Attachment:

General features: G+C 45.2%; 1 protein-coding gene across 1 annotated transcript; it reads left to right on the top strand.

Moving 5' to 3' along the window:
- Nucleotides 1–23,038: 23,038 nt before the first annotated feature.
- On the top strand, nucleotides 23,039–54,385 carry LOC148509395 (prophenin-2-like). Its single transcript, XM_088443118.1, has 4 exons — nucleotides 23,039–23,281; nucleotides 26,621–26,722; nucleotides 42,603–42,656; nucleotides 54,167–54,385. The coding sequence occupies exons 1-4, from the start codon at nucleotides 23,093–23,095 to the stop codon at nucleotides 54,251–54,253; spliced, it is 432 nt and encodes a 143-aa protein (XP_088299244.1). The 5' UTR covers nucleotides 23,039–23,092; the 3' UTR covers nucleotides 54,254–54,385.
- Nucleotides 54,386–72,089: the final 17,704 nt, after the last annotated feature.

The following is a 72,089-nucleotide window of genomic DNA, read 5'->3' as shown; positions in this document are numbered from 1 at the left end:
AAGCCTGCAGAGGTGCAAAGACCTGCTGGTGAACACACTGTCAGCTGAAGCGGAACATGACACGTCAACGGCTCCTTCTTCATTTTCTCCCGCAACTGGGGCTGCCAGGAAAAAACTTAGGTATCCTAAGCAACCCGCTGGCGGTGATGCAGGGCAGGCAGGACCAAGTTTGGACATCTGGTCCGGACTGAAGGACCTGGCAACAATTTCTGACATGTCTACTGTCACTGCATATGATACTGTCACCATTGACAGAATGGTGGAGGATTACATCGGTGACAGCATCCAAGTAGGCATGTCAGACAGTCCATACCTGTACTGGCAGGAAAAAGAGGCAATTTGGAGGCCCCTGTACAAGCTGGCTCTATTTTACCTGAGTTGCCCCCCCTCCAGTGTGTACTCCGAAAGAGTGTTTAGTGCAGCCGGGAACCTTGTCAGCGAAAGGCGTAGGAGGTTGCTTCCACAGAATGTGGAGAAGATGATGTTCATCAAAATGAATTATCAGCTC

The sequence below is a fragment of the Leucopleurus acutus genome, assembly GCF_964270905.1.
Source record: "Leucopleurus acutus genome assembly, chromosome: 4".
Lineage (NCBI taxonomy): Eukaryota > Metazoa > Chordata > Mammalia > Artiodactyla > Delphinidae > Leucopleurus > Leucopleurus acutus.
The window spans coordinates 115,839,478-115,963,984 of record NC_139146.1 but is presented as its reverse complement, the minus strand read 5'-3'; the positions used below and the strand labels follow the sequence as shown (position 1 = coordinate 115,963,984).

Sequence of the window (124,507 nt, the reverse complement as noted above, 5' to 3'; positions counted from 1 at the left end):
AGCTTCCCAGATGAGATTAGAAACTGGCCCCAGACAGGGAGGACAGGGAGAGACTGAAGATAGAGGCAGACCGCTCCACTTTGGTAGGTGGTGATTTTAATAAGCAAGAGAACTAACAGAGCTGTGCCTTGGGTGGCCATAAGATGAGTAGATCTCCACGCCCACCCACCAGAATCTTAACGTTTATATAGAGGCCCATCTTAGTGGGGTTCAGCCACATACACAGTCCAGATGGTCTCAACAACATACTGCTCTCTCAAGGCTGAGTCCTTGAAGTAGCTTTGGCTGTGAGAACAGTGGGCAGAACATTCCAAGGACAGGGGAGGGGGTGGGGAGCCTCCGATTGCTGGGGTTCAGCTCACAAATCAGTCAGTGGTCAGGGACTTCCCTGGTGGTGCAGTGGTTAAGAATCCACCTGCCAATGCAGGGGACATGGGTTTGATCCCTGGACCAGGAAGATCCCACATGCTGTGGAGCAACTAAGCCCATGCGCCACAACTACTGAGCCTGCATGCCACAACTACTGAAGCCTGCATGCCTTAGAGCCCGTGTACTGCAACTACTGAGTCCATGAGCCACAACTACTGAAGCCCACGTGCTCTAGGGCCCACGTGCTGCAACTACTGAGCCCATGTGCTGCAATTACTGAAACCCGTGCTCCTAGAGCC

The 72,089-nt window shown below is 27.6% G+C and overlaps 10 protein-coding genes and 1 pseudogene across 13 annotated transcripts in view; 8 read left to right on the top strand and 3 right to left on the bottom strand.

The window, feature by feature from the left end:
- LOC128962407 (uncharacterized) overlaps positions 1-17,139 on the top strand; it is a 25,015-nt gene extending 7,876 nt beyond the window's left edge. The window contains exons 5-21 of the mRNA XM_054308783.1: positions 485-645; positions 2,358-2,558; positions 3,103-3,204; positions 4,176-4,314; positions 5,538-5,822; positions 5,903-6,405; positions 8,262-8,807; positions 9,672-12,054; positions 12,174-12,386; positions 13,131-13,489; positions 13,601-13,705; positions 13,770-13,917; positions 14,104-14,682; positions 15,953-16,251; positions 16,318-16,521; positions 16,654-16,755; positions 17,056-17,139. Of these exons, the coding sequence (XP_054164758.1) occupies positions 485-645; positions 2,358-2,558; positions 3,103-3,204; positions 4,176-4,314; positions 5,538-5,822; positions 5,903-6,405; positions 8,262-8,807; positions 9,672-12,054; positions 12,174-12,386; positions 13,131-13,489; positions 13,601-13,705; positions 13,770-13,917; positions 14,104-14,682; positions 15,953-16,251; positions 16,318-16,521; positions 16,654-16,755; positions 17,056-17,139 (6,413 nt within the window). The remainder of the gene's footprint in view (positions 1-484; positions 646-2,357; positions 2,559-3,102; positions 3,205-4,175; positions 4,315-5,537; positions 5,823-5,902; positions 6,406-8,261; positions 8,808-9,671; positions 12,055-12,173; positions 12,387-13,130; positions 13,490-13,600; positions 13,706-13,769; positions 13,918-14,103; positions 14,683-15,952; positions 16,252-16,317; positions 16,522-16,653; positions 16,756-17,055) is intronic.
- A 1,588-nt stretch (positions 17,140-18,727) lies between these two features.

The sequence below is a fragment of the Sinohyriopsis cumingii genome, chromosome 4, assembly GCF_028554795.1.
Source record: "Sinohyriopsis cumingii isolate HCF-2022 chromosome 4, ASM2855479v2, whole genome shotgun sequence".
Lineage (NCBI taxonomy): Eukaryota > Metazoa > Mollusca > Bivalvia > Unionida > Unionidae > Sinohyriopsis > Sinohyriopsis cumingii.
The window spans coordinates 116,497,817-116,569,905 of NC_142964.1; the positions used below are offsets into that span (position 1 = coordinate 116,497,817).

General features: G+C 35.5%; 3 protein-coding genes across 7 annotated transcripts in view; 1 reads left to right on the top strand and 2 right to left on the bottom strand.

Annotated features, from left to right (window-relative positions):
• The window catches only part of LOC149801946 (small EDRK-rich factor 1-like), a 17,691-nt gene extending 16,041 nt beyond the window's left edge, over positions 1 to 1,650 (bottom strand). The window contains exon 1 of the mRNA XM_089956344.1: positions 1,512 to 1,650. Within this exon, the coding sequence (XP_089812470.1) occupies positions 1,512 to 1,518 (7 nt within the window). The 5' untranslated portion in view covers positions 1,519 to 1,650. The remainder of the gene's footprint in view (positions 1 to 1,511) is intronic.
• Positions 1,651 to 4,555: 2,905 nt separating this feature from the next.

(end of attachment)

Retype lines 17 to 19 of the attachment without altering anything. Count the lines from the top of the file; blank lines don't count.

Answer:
- A 1,588-nt stretch (positions 17,140-18,727) lies between these two features.

The sequence below is a fragment of the Sinohyriopsis cumingii genome, chromosome 4, assembly GCF_028554795.1.
Source record: "Sinohyriopsis cumingii isolate HCF-2022 chromosome 4, ASM2855479v2, whole genome shotgun sequence".